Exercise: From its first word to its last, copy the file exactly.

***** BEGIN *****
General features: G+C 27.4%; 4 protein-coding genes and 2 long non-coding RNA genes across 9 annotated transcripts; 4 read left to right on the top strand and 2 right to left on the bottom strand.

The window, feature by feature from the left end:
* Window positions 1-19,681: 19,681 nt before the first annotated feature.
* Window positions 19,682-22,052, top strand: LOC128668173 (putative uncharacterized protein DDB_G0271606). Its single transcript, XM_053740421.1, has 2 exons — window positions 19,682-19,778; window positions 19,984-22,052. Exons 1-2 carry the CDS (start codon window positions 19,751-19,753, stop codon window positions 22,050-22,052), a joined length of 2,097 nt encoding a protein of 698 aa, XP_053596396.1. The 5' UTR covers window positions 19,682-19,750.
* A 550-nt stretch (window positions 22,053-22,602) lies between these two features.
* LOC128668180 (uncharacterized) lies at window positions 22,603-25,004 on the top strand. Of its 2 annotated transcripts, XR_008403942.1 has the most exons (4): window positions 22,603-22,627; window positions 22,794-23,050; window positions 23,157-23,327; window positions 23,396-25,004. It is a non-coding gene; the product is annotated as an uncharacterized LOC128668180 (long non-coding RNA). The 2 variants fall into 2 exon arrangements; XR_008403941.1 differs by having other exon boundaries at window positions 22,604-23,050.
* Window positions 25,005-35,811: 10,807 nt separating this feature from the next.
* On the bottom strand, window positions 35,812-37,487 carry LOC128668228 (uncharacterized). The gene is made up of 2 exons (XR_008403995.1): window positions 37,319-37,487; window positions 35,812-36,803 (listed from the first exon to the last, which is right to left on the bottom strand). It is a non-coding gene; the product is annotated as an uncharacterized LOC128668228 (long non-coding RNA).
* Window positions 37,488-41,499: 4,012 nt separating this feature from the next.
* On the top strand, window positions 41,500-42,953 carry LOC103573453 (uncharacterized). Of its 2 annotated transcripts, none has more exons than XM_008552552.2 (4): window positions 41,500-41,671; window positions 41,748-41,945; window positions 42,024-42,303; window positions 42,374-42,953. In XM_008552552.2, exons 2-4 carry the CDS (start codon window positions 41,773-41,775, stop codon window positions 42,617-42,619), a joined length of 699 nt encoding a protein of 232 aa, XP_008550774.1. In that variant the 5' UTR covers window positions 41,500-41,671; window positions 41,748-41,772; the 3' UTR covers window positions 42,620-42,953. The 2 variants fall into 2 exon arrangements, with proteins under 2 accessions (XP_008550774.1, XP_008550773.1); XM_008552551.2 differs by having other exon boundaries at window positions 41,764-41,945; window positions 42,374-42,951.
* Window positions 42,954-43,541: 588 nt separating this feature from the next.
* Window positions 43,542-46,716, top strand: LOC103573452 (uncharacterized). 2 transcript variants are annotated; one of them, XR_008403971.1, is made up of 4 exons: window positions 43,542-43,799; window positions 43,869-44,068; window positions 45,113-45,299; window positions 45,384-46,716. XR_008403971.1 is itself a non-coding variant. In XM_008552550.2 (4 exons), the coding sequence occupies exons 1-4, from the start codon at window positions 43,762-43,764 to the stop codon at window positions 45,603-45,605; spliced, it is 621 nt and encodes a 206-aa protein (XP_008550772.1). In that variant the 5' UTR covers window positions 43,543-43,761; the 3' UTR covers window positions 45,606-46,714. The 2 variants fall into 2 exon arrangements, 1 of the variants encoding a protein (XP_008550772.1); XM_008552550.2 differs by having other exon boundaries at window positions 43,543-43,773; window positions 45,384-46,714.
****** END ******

General features: G+C 27.4%; 4 protein-coding genes and 2 long non-coding RNA genes across 9 annotated transcripts; 4 read left to right on the top strand and 2 right to left on the bottom strand.

The window, feature by feature from the left end:
* Window positions 1-19,681: 19,681 nt before the first annotated feature.
* Window positions 19,682-22,052, top strand: LOC128668173 (putative uncharacterized protein DDB_G0271606). Its single transcript, XM_053740421.1, has 2 exons — window positions 19,682-19,778; window positions 19,984-22,052. Exons 1-2 carry the CDS (start codon window positions 19,751-19,753, stop codon window positions 22,050-22,052), a joined length of 2,097 nt encoding a protein of 698 aa, XP_053596396.1. The 5' UTR covers window positions 19,682-19,750.
* A 550-nt stretch (window positions 22,053-22,602) lies between these two features.
* LOC128668180 (uncharacterized) lies at window positions 22,603-25,004 on the top strand. Of its 2 annotated transcripts, XR_008403942.1 has the most exons (4): window positions 22,603-22,627; window positions 22,794-23,050; window positions 23,157-23,327; window positions 23,396-25,004. It is a non-coding gene; the product is annotated as an uncharacterized LOC128668180 (long non-coding RNA). The 2 variants fall into 2 exon arrangements; XR_008403941.1 differs by having other exon boundaries at window positions 22,604-23,050.
* Window positions 25,005-35,811: 10,807 nt separating this feature from the next.
* On the bottom strand, window positions 35,812-37,487 carry LOC128668228 (uncharacterized). The gene is made up of 2 exons (XR_008403995.1): window positions 37,319-37,487; window positions 35,812-36,803 (listed from the first exon to the last, which is right to left on the bottom strand). It is a non-coding gene; the product is annotated as an uncharacterized LOC128668228 (long non-coding RNA).
* Window positions 37,488-41,499: 4,012 nt separating this feature from the next.
* On the top strand, window positions 41,500-42,953 carry LOC103573453 (uncharacterized). Of its 2 annotated transcripts, none has more exons than XM_008552552.2 (4): window positions 41,500-41,671; window positions 41,748-41,945; window positions 42,024-42,303; window positions 42,374-42,953. In XM_008552552.2, exons 2-4 carry the CDS (start codon window positions 41,773-41,775, stop codon window positions 42,617-42,619), a joined length of 699 nt encoding a protein of 232 aa, XP_008550774.1. In that variant the 5' UTR covers window positions 41,500-41,671; window positions 41,748-41,772; the 3' UTR covers window positions 42,620-42,953. The 2 variants fall into 2 exon arrangements, with proteins under 2 accessions (XP_008550774.1, XP_008550773.1); XM_008552551.2 differs by having other exon boundaries at window positions 41,764-41,945; window positions 42,374-42,951.
* Window positions 42,954-43,541: 588 nt separating this feature from the next.
* Window positions 43,542-46,716, top strand: LOC103573452 (uncharacterized). 2 transcript variants are annotated; one of them, XR_008403971.1, is made up of 4 exons: window positions 43,542-43,799; window positions 43,869-44,068; window positions 45,113-45,299; window positions 45,384-46,716. XR_008403971.1 is itself a non-coding variant. In XM_008552550.2 (4 exons), the coding sequence occupies exons 1-4, from the start codon at window positions 43,762-43,764 to the stop codon at window positions 45,603-45,605; spliced, it is 621 nt and encodes a 206-aa protein (XP_008550772.1). In that variant the 5' UTR covers window positions 43,543-43,761; the 3' UTR covers window positions 45,606-46,714. The 2 variants fall into 2 exon arrangements, 1 of the variants encoding a protein (XP_008550772.1); XM_008552550.2 differs by having other exon boundaries at window positions 43,543-43,773; window positions 45,384-46,714.